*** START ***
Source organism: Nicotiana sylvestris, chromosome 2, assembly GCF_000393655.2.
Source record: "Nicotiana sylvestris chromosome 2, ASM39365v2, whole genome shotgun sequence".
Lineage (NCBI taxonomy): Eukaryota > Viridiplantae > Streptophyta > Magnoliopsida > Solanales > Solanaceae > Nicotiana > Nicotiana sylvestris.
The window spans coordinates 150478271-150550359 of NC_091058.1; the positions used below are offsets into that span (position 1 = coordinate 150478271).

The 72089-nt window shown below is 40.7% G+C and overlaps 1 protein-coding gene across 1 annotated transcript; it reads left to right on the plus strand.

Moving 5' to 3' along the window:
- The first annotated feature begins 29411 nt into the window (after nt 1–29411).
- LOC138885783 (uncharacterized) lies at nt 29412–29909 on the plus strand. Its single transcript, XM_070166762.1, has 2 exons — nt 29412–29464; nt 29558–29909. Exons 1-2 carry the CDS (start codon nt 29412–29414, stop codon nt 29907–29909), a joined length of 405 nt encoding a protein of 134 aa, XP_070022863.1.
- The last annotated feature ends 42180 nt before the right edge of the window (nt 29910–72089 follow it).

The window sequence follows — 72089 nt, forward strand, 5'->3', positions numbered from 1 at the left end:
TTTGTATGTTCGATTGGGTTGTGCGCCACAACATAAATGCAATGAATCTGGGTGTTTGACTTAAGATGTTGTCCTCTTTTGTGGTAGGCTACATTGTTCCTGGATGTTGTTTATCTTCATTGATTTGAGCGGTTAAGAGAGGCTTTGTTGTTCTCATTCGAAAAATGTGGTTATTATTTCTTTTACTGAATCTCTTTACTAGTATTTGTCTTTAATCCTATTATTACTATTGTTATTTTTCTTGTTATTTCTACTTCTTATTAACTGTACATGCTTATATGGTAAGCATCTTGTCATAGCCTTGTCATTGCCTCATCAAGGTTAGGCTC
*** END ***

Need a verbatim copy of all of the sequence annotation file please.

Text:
Source organism: Nicotiana sylvestris, chromosome 2, assembly GCF_000393655.2.
Source record: "Nicotiana sylvestris chromosome 2, ASM39365v2, whole genome shotgun sequence".
Lineage (NCBI taxonomy): Eukaryota > Viridiplantae > Streptophyta > Magnoliopsida > Solanales > Solanaceae > Nicotiana > Nicotiana sylvestris.
The window spans coordinates 150478271-150550359 of NC_091058.1; the positions used below are offsets into that span (position 1 = coordinate 150478271).

The 72089-nt window shown below is 40.7% G+C and overlaps 1 protein-coding gene across 1 annotated transcript; it reads left to right on the plus strand.

Moving 5' to 3' along the window:
- The first annotated feature begins 29411 nt into the window (after nt 1–29411).
- LOC138885783 (uncharacterized) lies at nt 29412–29909 on the plus strand. Its single transcript, XM_070166762.1, has 2 exons — nt 29412–29464; nt 29558–29909. Exons 1-2 carry the CDS (start codon nt 29412–29414, stop codon nt 29907–29909), a joined length of 405 nt encoding a protein of 134 aa, XP_070022863.1.
- The last annotated feature ends 42180 nt before the right edge of the window (nt 29910–72089 follow it).

The window sequence follows — 72089 nt, forward strand, 5'->3', positions numbered from 1 at the left end:
TTTGTATGTTCGATTGGGTTGTGCGCCACAACATAAATGCAATGAATCTGGGTGTTTGACTTAAGATGTTGTCCTCTTTTGTGGTAGGCTACATTGTTCCTGGATGTTGTTTATCTTCATTGATTTGAGCGGTTAAGAGAGGCTTTGTTGTTCTCATTCGAAAAATGTGGTTATTATTTCTTTTACTGAATCTCTTTACTAGTATTTGTCTTTAATCCTATTATTACTATTGTTATTTTTCTTGTTATTTCTACTTCTTATTAACTGTACATGCTTATATGGTAAGCATCTTGTCATAGCCTTGTCATTGCCTCATCAAGGTTAGGCTC